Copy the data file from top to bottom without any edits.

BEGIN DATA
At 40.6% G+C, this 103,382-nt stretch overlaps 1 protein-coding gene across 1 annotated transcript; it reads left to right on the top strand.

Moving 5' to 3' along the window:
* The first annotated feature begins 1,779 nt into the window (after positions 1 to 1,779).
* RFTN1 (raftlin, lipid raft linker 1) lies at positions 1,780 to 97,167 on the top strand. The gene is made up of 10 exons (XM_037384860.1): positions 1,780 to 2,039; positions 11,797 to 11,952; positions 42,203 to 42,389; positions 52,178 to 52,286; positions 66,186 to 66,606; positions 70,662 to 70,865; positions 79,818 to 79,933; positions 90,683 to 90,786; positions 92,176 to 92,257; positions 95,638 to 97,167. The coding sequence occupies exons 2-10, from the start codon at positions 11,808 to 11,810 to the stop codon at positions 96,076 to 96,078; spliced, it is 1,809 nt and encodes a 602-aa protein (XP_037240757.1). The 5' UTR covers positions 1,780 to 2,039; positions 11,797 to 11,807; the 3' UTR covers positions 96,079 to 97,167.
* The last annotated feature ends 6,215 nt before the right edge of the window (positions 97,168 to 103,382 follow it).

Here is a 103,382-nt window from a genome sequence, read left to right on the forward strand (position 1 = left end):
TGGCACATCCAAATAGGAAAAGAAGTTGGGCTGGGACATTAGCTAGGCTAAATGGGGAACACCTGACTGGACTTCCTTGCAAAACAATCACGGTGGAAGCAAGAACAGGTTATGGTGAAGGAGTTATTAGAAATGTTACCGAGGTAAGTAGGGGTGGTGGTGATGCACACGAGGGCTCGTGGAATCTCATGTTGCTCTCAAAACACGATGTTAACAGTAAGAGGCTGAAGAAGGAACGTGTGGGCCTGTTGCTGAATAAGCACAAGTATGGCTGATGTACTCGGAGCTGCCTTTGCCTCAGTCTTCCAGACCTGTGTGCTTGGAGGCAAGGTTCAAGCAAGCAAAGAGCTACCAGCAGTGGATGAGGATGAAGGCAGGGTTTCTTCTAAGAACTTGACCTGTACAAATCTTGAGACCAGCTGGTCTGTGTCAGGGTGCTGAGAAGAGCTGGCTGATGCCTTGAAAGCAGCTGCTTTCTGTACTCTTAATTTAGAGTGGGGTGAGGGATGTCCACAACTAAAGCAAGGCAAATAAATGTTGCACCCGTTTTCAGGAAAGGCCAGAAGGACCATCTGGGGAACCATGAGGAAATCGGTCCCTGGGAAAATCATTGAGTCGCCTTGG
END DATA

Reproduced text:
At 40.6% G+C, this 103,382-nt stretch overlaps 1 protein-coding gene across 1 annotated transcript; it reads left to right on the top strand.

Moving 5' to 3' along the window:
* The first annotated feature begins 1,779 nt into the window (after positions 1 to 1,779).
* RFTN1 (raftlin, lipid raft linker 1) lies at positions 1,780 to 97,167 on the top strand. The gene is made up of 10 exons (XM_037384860.1): positions 1,780 to 2,039; positions 11,797 to 11,952; positions 42,203 to 42,389; positions 52,178 to 52,286; positions 66,186 to 66,606; positions 70,662 to 70,865; positions 79,818 to 79,933; positions 90,683 to 90,786; positions 92,176 to 92,257; positions 95,638 to 97,167. The coding sequence occupies exons 2-10, from the start codon at positions 11,808 to 11,810 to the stop codon at positions 96,076 to 96,078; spliced, it is 1,809 nt and encodes a 602-aa protein (XP_037240757.1). The 5' UTR covers positions 1,780 to 2,039; positions 11,797 to 11,807; the 3' UTR covers positions 96,079 to 97,167.
* The last annotated feature ends 6,215 nt before the right edge of the window (positions 97,168 to 103,382 follow it).

Here is a 103,382-nt window from a genome sequence, read left to right on the forward strand (position 1 = left end):
TGGCACATCCAAATAGGAAAAGAAGTTGGGCTGGGACATTAGCTAGGCTAAATGGGGAACACCTGACTGGACTTCCTTGCAAAACAATCACGGTGGAAGCAAGAACAGGTTATGGTGAAGGAGTTATTAGAAATGTTACCGAGGTAAGTAGGGGTGGTGGTGATGCACACGAGGGCTCGTGGAATCTCATGTTGCTCTCAAAACACGATGTTAACAGTAAGAGGCTGAAGAAGGAACGTGTGGGCCTGTTGCTGAATAAGCACAAGTATGGCTGATGTACTCGGAGCTGCCTTTGCCTCAGTCTTCCAGACCTGTGTGCTTGGAGGCAAGGTTCAAGCAAGCAAAGAGCTACCAGCAGTGGATGAGGATGAAGGCAGGGTTTCTTCTAAGAACTTGACCTGTACAAATCTTGAGACCAGCTGGTCTGTGTCAGGGTGCTGAGAAGAGCTGGCTGATGCCTTGAAAGCAGCTGCTTTCTGTACTCTTAATTTAGAGTGGGGTGAGGGATGTCCACAACTAAAGCAAGGCAAATAAATGTTGCACCCGTTTTCAGGAAAGGCCAGAAGGACCATCTGGGGAACCATGAGGAAATCGGTCCCTGGGAAAATCATTGAGTCGCCTTGG